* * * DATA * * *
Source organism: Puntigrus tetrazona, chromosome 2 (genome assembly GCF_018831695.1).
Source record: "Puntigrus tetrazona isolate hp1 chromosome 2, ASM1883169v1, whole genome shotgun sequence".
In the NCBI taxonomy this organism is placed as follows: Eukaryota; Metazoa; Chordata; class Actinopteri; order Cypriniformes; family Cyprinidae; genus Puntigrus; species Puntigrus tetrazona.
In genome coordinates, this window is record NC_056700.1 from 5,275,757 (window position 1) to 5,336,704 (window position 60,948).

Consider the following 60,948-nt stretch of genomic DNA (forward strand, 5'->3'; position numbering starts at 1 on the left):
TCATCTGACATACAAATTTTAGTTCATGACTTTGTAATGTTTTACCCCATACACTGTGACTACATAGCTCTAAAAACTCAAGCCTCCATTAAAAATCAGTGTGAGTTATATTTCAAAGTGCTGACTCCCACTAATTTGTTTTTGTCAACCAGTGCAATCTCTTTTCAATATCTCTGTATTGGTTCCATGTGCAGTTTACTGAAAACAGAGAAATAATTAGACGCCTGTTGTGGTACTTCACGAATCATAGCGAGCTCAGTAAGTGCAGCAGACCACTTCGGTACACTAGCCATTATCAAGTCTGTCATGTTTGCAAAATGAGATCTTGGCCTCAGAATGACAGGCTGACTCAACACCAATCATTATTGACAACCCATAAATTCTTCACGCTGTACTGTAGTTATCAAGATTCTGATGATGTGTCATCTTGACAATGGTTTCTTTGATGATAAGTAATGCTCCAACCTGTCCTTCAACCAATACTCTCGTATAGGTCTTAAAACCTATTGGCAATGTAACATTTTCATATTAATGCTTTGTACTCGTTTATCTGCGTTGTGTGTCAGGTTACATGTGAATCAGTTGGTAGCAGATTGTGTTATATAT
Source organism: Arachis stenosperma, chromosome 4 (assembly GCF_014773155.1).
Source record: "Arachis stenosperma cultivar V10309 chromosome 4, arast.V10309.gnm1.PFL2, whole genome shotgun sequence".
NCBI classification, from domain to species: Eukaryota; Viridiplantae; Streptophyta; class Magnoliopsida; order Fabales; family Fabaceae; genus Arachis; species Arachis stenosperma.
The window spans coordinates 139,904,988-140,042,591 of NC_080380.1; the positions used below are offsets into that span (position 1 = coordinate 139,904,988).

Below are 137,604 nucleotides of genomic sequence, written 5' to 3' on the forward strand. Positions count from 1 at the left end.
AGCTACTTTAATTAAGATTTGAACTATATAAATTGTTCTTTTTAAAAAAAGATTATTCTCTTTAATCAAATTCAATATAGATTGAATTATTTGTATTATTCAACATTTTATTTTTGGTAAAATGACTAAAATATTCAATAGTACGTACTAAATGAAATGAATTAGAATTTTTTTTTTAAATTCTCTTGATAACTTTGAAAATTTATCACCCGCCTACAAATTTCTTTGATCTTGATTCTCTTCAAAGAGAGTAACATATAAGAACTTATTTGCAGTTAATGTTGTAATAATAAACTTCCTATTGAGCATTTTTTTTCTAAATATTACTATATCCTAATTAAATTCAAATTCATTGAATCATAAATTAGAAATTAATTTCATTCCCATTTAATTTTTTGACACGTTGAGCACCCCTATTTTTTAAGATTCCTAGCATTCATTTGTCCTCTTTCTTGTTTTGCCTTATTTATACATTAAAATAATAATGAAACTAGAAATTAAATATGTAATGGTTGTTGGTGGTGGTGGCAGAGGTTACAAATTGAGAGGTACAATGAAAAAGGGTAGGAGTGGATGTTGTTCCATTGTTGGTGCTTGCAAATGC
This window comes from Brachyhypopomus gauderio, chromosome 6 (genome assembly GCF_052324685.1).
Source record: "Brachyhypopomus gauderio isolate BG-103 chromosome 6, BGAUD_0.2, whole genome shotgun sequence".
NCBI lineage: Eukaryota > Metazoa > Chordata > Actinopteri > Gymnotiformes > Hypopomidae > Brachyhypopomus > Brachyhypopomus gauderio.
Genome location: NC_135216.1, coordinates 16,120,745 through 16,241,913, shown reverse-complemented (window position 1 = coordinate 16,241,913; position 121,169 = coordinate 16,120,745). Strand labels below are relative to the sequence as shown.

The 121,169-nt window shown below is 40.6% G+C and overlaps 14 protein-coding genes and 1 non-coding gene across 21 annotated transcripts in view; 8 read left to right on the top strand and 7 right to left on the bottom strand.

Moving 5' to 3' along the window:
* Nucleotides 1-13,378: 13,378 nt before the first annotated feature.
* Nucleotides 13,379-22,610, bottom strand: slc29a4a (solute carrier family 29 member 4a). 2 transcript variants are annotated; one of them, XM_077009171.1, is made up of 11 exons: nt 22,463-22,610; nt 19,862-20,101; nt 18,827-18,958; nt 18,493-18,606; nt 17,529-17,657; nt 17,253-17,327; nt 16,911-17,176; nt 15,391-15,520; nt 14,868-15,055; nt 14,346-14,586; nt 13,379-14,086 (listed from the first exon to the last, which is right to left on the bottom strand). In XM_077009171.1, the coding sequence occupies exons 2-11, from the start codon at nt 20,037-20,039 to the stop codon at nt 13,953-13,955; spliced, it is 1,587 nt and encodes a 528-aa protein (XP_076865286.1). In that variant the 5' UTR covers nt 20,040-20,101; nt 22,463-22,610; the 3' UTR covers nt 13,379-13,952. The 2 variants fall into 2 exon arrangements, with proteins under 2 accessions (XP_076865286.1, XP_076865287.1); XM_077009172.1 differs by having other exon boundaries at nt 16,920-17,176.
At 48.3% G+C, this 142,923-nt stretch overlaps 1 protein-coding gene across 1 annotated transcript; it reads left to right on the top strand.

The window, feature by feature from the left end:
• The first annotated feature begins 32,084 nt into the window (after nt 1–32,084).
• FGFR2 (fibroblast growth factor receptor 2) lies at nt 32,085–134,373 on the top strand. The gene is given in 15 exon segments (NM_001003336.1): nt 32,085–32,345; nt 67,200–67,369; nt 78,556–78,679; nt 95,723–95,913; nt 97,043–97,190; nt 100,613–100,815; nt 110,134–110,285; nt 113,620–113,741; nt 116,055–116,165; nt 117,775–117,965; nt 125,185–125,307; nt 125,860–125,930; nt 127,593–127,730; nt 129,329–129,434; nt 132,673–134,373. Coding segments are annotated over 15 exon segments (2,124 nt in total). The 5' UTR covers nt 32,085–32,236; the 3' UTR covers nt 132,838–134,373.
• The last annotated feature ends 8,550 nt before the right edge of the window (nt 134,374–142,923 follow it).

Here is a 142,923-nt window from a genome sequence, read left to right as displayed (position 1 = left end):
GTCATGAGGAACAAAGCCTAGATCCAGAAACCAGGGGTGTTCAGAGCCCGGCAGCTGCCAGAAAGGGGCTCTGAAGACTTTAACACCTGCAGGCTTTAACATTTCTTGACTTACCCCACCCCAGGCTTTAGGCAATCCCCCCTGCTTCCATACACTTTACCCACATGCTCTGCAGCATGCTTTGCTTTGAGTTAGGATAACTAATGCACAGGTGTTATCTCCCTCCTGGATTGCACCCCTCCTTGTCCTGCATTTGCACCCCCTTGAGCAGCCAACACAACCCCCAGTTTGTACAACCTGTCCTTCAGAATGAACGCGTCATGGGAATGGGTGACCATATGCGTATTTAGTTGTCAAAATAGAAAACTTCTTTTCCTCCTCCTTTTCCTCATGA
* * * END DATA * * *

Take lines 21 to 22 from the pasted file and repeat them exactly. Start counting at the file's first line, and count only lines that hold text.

At 48.3% G+C, this 142,923-nt stretch overlaps 1 protein-coding gene across 1 annotated transcript; it reads left to right on the top strand.

The window, feature by feature from the left end: